Oxford

Campsfield House immigration centre expansion plan shelved

Campsfield House immigration removal centre
Image caption The application proposing the expansion of Campsfield House was due to be considered on 19 March

A plan to expand an immigration removal centre, making it one of the largest in Europe, has been withdrawn by the home secretary.

The application proposed increasing Campsfield House in Kidlington, Oxfordshire from 260 beds to 610.

The Home Office earlier said there was a need for extra spaces, but Theresa May would first consider an independent review into detainees' welfare.

Campaigners against the expansion called it a "great victory".

Image copyright Johanna Lalelu
Image caption Oxford residents and academics protested against detaining immigrants at Campsfield House in November

The plan was due to be considered by Cherwell District Council on 19 March.

The centre has sparked regular human rights protests by campaigners who are against detaining immigrants and the expansion plan.

Campaigner Danny Dorling, Halford Mackinder Professor of Geography at Oxford University's St Peter's College, said: "It is great to see that all the campaigning... has resulted in the withdrawal of the plans to expand the detention centre.

"One day there will be no detention camp in Kidlington. The only question is how long it will take for that day to come".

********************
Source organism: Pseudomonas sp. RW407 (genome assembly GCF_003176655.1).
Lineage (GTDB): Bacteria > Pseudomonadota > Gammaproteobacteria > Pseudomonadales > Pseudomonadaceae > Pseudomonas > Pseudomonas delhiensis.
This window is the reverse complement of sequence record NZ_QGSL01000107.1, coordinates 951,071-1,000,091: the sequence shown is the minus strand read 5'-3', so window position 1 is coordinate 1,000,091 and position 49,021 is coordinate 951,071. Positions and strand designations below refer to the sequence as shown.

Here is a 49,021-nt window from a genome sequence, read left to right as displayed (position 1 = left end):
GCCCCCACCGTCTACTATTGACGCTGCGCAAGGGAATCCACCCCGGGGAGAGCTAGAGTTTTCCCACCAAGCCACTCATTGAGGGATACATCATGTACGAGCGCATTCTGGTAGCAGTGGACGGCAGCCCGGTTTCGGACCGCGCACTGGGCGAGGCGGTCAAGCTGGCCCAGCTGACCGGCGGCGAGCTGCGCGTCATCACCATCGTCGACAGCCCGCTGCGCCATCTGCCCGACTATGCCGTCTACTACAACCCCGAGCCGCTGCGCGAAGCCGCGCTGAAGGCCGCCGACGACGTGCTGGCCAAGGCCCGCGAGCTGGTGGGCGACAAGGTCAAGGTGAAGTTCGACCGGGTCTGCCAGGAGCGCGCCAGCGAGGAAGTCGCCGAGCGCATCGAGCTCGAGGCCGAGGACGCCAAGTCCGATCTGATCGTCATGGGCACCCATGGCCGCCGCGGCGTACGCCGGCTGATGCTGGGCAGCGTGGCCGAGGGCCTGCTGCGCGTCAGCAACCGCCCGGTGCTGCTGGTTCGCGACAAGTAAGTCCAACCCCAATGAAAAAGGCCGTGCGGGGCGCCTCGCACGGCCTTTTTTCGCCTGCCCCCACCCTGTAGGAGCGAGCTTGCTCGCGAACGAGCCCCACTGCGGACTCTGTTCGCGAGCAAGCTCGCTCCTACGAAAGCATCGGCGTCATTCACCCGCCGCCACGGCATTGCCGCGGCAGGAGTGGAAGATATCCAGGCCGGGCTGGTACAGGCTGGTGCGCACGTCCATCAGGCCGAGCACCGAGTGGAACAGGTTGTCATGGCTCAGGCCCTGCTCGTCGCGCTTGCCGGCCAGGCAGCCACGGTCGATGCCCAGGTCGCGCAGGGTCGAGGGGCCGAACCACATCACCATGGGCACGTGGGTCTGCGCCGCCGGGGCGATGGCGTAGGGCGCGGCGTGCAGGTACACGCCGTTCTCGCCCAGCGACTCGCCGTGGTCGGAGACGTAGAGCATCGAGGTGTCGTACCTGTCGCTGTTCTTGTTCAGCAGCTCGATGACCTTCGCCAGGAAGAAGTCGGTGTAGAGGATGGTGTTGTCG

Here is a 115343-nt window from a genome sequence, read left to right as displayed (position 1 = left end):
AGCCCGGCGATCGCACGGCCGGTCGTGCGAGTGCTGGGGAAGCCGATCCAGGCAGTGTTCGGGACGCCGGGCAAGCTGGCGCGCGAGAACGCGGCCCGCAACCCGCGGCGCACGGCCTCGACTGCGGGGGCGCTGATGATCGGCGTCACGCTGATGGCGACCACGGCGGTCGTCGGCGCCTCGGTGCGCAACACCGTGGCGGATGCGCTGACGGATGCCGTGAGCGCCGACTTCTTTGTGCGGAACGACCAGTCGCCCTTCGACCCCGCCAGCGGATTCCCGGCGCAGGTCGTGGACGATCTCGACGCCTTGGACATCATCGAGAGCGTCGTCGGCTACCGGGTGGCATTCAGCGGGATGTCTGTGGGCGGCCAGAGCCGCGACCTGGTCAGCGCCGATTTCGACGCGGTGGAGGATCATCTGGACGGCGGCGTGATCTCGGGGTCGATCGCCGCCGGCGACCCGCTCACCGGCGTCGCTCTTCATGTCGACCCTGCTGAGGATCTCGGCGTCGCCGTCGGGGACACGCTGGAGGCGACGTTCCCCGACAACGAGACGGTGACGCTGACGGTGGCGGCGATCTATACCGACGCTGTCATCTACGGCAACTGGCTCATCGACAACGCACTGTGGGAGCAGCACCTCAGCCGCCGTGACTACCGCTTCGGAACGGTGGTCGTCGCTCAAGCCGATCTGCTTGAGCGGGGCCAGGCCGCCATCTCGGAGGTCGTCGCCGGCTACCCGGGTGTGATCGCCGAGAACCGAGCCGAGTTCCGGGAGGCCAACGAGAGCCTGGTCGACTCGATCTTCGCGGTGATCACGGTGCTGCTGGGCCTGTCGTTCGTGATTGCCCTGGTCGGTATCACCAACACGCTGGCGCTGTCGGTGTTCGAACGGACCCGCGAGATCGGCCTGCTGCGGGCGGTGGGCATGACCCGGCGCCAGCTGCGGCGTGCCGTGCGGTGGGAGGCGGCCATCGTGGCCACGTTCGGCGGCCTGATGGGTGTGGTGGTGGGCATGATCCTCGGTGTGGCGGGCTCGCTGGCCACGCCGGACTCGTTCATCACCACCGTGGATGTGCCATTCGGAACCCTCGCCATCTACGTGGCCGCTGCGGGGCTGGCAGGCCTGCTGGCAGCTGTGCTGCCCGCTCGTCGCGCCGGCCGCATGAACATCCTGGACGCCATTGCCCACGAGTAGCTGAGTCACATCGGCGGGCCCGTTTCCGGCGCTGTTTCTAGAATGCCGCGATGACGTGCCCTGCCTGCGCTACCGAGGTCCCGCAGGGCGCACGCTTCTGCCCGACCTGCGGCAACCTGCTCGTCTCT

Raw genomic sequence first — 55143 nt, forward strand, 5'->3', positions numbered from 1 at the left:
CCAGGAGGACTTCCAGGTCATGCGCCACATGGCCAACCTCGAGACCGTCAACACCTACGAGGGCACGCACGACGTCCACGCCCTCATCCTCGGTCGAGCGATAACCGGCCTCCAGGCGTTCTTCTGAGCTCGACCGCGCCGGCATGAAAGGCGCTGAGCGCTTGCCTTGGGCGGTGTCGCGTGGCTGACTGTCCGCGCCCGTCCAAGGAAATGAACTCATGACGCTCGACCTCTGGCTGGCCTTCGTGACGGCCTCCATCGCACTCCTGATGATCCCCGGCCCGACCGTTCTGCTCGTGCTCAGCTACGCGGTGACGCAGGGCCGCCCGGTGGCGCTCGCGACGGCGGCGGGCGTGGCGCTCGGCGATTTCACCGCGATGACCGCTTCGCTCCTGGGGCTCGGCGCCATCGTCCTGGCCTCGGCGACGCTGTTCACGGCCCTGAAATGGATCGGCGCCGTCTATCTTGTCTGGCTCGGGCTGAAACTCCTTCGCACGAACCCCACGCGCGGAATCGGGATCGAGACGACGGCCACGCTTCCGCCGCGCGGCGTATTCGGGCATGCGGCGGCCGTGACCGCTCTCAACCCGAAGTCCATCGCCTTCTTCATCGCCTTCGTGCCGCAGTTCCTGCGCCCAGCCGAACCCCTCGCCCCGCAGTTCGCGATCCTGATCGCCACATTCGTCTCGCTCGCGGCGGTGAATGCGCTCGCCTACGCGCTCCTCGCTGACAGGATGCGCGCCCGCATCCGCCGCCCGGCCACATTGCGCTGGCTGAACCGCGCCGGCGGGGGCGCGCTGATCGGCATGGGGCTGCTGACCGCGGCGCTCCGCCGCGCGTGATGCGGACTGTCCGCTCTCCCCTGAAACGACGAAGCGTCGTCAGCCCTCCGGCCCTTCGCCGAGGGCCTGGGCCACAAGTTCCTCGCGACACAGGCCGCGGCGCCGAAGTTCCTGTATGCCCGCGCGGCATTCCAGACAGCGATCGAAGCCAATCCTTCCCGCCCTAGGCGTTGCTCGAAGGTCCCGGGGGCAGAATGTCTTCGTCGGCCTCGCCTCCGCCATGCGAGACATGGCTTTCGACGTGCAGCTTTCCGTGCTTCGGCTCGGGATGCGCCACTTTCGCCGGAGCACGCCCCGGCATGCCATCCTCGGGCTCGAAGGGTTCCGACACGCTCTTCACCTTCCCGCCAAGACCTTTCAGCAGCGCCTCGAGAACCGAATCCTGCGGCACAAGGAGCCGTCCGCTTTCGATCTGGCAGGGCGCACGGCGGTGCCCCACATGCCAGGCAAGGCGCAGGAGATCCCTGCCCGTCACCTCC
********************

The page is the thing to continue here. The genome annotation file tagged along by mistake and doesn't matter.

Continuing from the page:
Bill MacKeith from Campaign To Close Campsfield said it was a "great victory" providing a chance to highlight the need for the end to the "barbaric imprisonment every year of 30,000 innocent people".

'Dignity and respect'

Oxford West and Abingdon Conservative MP Nicola Blackwood, who campaigned against the size of the building and expanding on green belt land, said: "Finally, common sense prevails".

A Home Office spokesman said: "Detaining and removing people with no right to be in the country, with dignity and respect, is an essential part of effective immigration controls.

"An independent review of detainees' welfare by the former prisons ombudsman Stephen Shaw, commissioned by the home secretary last month, will report back later this year."

He added Mrs May will also undertake a wider review of the future requirements of the UK's immigration detention estate, including capacity and location.

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